HomeGroupsTalkZeitgeist
Hide this

Results from Google Books

Click on a thumbnail to go to Google Books.

The Goddess Test (Harlequin Teen) by Aimee…
Loading...

The Goddess Test (Harlequin Teen) (edition 2011)

by Aimee Carter

MembersReviewsPopularityAverage ratingConversations / Mentions
65015814,827 (3.76)1 / 21
Member:Kwidhalm
Title:The Goddess Test (Harlequin Teen)
Authors:Aimee Carter
Info:Harlequin (2011), Edition: Original, Paperback, 304 pages
Collections:75 Book Challenge of 2012, Your library
Rating:****
Tags:Kindle

Work details

The Goddess Test by Aimée Carter

None
  1. 10
    Starcrossed by Josephine Angelini (megtall)
    megtall: Mythology in contemporary YA lit.
Loading...

Sign up for LibraryThing to find out whether you'll like this book.

Showing 1-5 of 160 (next | show all)
I knew a high-pitched voice signified a backstabbing bitch! Maybe it's just me, but anyone who is grinning ear-to-ear and jumping up and down to taste my food for poison, should probably be marked as a suspect . Gotta say,I did learn a few tricks of the trade from that oh so evil villain. the next time my arch nemesis makes a pass at my man,I won't take the obvious route and throw a little arsenic in her chile. Hell no! Send that bitch's libido into overdrive with some funky hot chocolate! Give some to the man of my dreams too! they'll be getting freaky all night long! That'll fix em! ....yea ...no. being a thousand years old hasn't taught your dumbass anything. ( )
  abigail33 | Aug 20, 2014 |
* spoilers *

Kate Winters's life isn't like other teenagers'. Her mother has terminal cancer and she has spent years taking care of her mother through chemo treatments, sickness, and health. Now, the fight is over and her mother's dying wish is to move back to her childhood town. Kate wants to finish high school, but wants to be there for her mom as much as she can. At school, she's the center of attention as a novelty, but no one except odd yet friendly James befriends her. Ava is jealous and tries to play a mean trick on her, but ends up dying instead. Henry, a dark and mysterious stranger, offers to save her in exchange for her fulfilling the role or Persephone to his Hades, who he claims to be. Kate has to decide if he's jut some crazy person or if she should take his offer seriously.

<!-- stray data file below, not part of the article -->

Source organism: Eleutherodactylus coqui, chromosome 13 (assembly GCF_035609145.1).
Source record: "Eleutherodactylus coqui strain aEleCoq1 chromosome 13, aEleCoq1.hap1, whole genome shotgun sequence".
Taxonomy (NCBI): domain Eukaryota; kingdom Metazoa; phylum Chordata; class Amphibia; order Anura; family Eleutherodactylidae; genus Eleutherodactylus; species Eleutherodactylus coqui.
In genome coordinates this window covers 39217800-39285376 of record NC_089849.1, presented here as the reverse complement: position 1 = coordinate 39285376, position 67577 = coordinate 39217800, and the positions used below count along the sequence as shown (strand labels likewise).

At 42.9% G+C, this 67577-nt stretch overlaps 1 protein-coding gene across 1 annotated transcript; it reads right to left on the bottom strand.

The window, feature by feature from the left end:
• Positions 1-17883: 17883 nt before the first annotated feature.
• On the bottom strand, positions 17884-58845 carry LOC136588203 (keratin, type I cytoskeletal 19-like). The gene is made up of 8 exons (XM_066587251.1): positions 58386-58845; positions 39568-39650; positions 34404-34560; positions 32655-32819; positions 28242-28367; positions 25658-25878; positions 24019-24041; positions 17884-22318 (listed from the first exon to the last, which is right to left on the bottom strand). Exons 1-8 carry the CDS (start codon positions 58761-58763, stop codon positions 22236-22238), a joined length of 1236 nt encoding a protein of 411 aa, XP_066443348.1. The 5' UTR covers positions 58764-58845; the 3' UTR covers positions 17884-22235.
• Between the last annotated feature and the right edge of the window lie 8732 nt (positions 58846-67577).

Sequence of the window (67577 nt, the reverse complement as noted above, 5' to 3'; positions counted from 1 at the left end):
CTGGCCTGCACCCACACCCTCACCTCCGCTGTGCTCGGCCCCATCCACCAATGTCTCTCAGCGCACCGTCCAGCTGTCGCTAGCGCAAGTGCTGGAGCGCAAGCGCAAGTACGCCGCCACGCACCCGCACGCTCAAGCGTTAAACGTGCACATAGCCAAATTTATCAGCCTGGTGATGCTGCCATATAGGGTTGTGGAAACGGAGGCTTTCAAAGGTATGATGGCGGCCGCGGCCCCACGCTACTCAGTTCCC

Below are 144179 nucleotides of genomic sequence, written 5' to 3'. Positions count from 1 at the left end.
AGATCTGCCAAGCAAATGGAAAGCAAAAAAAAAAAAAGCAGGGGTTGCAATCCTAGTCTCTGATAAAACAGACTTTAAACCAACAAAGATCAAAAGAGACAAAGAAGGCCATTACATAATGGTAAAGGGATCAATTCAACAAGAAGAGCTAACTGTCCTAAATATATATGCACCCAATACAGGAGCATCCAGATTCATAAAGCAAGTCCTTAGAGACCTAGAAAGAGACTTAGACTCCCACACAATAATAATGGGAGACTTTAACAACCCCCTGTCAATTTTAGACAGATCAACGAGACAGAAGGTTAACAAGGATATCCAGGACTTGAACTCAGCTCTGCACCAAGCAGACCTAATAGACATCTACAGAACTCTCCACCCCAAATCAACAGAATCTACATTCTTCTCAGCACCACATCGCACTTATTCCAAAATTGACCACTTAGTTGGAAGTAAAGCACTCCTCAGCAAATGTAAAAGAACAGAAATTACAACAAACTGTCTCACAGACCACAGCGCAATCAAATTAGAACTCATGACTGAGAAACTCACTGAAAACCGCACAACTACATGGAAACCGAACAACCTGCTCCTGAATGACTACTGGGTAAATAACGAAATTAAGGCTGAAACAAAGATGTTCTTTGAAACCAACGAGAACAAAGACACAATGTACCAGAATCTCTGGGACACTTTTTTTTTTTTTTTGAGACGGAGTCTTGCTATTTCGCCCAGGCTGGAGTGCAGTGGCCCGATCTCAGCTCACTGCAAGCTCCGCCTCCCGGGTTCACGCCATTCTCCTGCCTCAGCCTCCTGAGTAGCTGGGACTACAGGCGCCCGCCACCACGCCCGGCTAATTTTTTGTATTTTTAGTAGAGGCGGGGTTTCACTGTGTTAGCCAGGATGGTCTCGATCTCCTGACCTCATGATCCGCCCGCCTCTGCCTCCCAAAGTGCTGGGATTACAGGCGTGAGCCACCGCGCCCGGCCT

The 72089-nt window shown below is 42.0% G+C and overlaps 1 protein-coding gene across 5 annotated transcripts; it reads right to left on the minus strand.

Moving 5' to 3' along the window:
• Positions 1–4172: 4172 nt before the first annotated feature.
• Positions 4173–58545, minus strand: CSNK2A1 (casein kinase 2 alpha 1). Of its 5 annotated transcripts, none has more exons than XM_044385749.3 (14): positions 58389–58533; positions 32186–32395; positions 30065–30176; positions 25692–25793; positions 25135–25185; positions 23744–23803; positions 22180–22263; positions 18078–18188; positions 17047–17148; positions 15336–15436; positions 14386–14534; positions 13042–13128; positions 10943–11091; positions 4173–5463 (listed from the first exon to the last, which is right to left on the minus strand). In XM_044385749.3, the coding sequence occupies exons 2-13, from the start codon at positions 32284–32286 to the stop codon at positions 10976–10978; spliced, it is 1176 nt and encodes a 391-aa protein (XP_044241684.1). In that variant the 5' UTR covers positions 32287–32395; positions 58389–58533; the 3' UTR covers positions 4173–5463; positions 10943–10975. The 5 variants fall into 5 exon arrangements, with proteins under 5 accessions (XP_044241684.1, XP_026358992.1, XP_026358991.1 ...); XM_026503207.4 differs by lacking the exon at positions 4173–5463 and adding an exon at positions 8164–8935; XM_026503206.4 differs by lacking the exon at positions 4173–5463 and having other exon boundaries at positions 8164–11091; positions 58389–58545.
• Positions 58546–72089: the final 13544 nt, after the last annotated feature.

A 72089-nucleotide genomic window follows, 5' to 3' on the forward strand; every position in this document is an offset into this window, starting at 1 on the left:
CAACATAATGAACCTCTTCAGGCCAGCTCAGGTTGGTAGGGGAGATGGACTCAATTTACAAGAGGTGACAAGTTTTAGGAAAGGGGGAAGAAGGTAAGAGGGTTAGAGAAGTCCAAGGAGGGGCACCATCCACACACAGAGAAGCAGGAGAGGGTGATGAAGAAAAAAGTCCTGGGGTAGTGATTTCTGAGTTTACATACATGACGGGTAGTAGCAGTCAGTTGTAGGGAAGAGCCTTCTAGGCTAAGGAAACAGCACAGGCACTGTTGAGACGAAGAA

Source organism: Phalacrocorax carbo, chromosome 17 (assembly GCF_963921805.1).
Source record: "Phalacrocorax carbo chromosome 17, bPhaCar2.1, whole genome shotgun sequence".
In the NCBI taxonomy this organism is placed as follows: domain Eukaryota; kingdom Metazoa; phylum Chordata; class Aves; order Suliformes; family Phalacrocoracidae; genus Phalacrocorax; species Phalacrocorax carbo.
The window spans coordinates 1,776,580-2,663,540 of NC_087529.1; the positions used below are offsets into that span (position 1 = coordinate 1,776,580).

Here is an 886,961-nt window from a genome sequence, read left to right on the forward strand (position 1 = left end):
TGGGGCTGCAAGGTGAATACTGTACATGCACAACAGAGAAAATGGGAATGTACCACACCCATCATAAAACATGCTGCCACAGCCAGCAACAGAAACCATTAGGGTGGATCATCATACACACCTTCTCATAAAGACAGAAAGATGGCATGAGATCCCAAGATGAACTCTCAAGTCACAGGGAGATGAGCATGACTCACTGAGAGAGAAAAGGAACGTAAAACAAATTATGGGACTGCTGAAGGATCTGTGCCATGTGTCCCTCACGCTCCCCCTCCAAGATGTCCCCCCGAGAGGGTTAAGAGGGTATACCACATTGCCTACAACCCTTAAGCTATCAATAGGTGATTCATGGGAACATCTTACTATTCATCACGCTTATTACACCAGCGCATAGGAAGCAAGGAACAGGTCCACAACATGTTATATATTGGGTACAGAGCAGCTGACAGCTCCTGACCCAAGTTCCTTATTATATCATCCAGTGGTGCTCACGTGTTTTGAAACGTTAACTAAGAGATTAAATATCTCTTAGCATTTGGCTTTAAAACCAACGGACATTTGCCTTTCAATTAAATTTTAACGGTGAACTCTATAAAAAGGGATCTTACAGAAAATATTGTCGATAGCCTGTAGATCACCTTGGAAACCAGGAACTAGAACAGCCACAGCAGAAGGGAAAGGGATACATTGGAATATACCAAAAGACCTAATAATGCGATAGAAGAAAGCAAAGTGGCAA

The Goddess Test is honestly kind of a mess. It's very Twilight like with Henry being the dark broody dark creature who just wants to be love with plain Jane Bella/Kate. I actually enjoy Twilight as a guilty pleasure, so I didn't have too big of a problem with that part. Their romance, while based on essentially nothing, was sweet. Kate's all over the place. I like her background taking care of her mother and having to grow up very fast. However, she makes some the dumbest decisions ever. All the other girls to take this test were killed by an unknown person and she thinks it's a great idea to open a random present. Girl, really? I was willing to let a lot of things slide to get my romantic guilty pleasure, but the last quarter of the book just pushed me other the edge.